Unable to compete successfully with Thaksin for votes, they now want to dilute Thai democracy in order to prevent the electorate from ever again choosing a government that goes against their will.
If Thailand were an insignificant country with little geostrategic weight, its problems might not matter as much as they do to the rest of Asia. But Thailand is Southeast Asia’s linchpin economy.
It is a key partner to Myanmar as it makes its own political and economic transition, and it is a hub for trade with neighboring Cambodia, Laos and Vietnam.
But the biggest reason that Thailand matters for Asia’s democracies is fierce competition for influence between a rising China and the democratic world.
Until now, Thailand has been a firm member of the democratic camp. Its military is mostly trained by the United States; indeed, it was the key staging point for the U.S. during the Vietnam War.
Likewise, Japan and India have long regarded Thailand as a democratic bulwark in a neighborhood where some regimes — Cambodia and Laos — are firmly under China’s hegemonic sway. Indeed, its government has proved to be a strong supporter of Myanmar’s president, Thein Sein, as he seeks to free his country from China’s tight embrace.
By standing aside as Thailand’s opposition and traditional elite seek to undermine the country’s democracy in the name of a permanent right to rule, Asia’s democracies risk driving some elements of the Thaksin camp into the arms of China, which would happily accept the role of patron to so potent a political force.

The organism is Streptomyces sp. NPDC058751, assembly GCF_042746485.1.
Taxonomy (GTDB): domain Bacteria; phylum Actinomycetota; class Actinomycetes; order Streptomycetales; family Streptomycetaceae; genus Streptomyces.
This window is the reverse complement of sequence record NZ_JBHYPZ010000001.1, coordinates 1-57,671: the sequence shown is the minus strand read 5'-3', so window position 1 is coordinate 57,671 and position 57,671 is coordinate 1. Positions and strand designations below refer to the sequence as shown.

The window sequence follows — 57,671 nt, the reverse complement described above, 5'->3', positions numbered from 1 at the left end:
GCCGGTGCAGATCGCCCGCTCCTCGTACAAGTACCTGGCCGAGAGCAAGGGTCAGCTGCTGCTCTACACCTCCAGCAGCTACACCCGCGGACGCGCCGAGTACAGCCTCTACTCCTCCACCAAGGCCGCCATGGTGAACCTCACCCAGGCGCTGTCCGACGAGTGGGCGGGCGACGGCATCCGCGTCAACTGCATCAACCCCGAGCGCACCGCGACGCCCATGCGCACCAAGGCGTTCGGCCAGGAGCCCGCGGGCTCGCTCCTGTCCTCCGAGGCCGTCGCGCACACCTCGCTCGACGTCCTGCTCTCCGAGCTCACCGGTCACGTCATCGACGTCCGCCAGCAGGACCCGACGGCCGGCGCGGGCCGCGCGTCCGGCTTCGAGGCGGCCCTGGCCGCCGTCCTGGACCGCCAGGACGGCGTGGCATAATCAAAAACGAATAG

This need not happen. Thailand’s military has long and respectful ties not only with the U.S. military but also with officers in Japan as well.
Thailand’s opposition politicians, many of whom were educated at top Western universities, may also be open to quiet advice that they are pushing things too far, not only putting Thailand’s stability at risk but also jeopardizing regional security.
Just as the West objected to the efforts of Turkey’s entrenched secular elite a decade ago to rob Recep Tayyip Erdogan’s mildly Islamist AKP party of its democratic victory, it needs to speak clearly today in defense of Thai democracy.
The opposition’s claim that it is acting in the interests of the world’s democracies needs to be rebutted. Thaksin may not be a saint, and some constitutional reform will be needed if political reconciliation is to come about, but Thaksin’s governments, like that of his sister, have prevented China from wielding influence.
That is the key strategic interest that is now at stake.
Should Yingluck be ousted in a coup, or should the country’s democracy be hollowed out to preclude her return to power, the Shinawatras may be left with no choice but to seek support from Thailand’s giant neighbor to the north.
If that happens, we will all know who lost Thailand. We did.
Yuriko Koike, a former defense minister and national security adviser, was chairwoman of the Liberal Democratic Party’s General Council. Currently she is an LDP member of the Diet’s Lower House. © 2014 Project Syndicate www.project-syndicate.org